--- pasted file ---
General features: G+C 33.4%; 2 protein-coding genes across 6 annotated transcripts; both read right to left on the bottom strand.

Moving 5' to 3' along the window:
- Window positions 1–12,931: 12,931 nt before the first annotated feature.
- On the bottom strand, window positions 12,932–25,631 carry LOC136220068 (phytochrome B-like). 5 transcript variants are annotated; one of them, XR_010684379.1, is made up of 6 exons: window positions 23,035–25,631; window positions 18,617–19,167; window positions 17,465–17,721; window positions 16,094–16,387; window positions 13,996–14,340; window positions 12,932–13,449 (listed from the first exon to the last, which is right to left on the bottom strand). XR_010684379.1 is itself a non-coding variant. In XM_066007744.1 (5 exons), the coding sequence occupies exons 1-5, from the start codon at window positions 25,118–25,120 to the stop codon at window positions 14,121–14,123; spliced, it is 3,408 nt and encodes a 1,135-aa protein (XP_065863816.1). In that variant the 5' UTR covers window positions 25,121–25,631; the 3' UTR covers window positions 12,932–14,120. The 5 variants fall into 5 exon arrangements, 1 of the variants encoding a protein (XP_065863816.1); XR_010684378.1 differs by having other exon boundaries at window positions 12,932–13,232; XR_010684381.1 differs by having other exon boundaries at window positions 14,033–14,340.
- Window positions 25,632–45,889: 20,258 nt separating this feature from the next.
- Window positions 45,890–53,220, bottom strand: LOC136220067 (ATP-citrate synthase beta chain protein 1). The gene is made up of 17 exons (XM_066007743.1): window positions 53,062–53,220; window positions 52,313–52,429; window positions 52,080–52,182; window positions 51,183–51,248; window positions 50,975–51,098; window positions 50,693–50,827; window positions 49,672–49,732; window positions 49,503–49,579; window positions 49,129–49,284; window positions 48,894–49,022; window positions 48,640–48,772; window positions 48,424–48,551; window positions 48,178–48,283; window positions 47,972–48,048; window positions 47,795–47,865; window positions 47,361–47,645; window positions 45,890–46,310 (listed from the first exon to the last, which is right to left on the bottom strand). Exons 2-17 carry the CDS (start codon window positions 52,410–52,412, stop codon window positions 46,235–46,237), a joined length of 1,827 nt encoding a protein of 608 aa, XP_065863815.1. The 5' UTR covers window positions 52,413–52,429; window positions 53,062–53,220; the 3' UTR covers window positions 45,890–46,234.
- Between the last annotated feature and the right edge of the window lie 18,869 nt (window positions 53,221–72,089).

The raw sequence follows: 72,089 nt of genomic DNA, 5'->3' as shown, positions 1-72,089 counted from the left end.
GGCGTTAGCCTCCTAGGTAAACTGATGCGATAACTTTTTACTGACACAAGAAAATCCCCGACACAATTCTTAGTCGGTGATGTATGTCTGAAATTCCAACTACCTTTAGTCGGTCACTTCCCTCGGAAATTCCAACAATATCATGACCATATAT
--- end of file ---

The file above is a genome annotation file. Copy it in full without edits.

General features: G+C 33.4%; 2 protein-coding genes across 6 annotated transcripts; both read right to left on the bottom strand.

Moving 5' to 3' along the window:
- Window positions 1–12,931: 12,931 nt before the first annotated feature.
- On the bottom strand, window positions 12,932–25,631 carry LOC136220068 (phytochrome B-like). 5 transcript variants are annotated; one of them, XR_010684379.1, is made up of 6 exons: window positions 23,035–25,631; window positions 18,617–19,167; window positions 17,465–17,721; window positions 16,094–16,387; window positions 13,996–14,340; window positions 12,932–13,449 (listed from the first exon to the last, which is right to left on the bottom strand). XR_010684379.1 is itself a non-coding variant. In XM_066007744.1 (5 exons), the coding sequence occupies exons 1-5, from the start codon at window positions 25,118–25,120 to the stop codon at window positions 14,121–14,123; spliced, it is 3,408 nt and encodes a 1,135-aa protein (XP_065863816.1). In that variant the 5' UTR covers window positions 25,121–25,631; the 3' UTR covers window positions 12,932–14,120. The 5 variants fall into 5 exon arrangements, 1 of the variants encoding a protein (XP_065863816.1); XR_010684378.1 differs by having other exon boundaries at window positions 12,932–13,232; XR_010684381.1 differs by having other exon boundaries at window positions 14,033–14,340.
- Window positions 25,632–45,889: 20,258 nt separating this feature from the next.
- Window positions 45,890–53,220, bottom strand: LOC136220067 (ATP-citrate synthase beta chain protein 1). The gene is made up of 17 exons (XM_066007743.1): window positions 53,062–53,220; window positions 52,313–52,429; window positions 52,080–52,182; window positions 51,183–51,248; window positions 50,975–51,098; window positions 50,693–50,827; window positions 49,672–49,732; window positions 49,503–49,579; window positions 49,129–49,284; window positions 48,894–49,022; window positions 48,640–48,772; window positions 48,424–48,551; window positions 48,178–48,283; window positions 47,972–48,048; window positions 47,795–47,865; window positions 47,361–47,645; window positions 45,890–46,310 (listed from the first exon to the last, which is right to left on the bottom strand). Exons 2-17 carry the CDS (start codon window positions 52,410–52,412, stop codon window positions 46,235–46,237), a joined length of 1,827 nt encoding a protein of 608 aa, XP_065863815.1. The 5' UTR covers window positions 52,413–52,429; window positions 53,062–53,220; the 3' UTR covers window positions 45,890–46,234.
- Between the last annotated feature and the right edge of the window lie 18,869 nt (window positions 53,221–72,089).

The raw sequence follows: 72,089 nt of genomic DNA, 5'->3' as shown, positions 1-72,089 counted from the left end.
GGCGTTAGCCTCCTAGGTAAACTGATGCGATAACTTTTTACTGACACAAGAAAATCCCCGACACAATTCTTAGTCGGTGATGTATGTCTGAAATTCCAACTACCTTTAGTCGGTCACTTCCCTCGGAAATTCCAACAATATCATGACCATATAT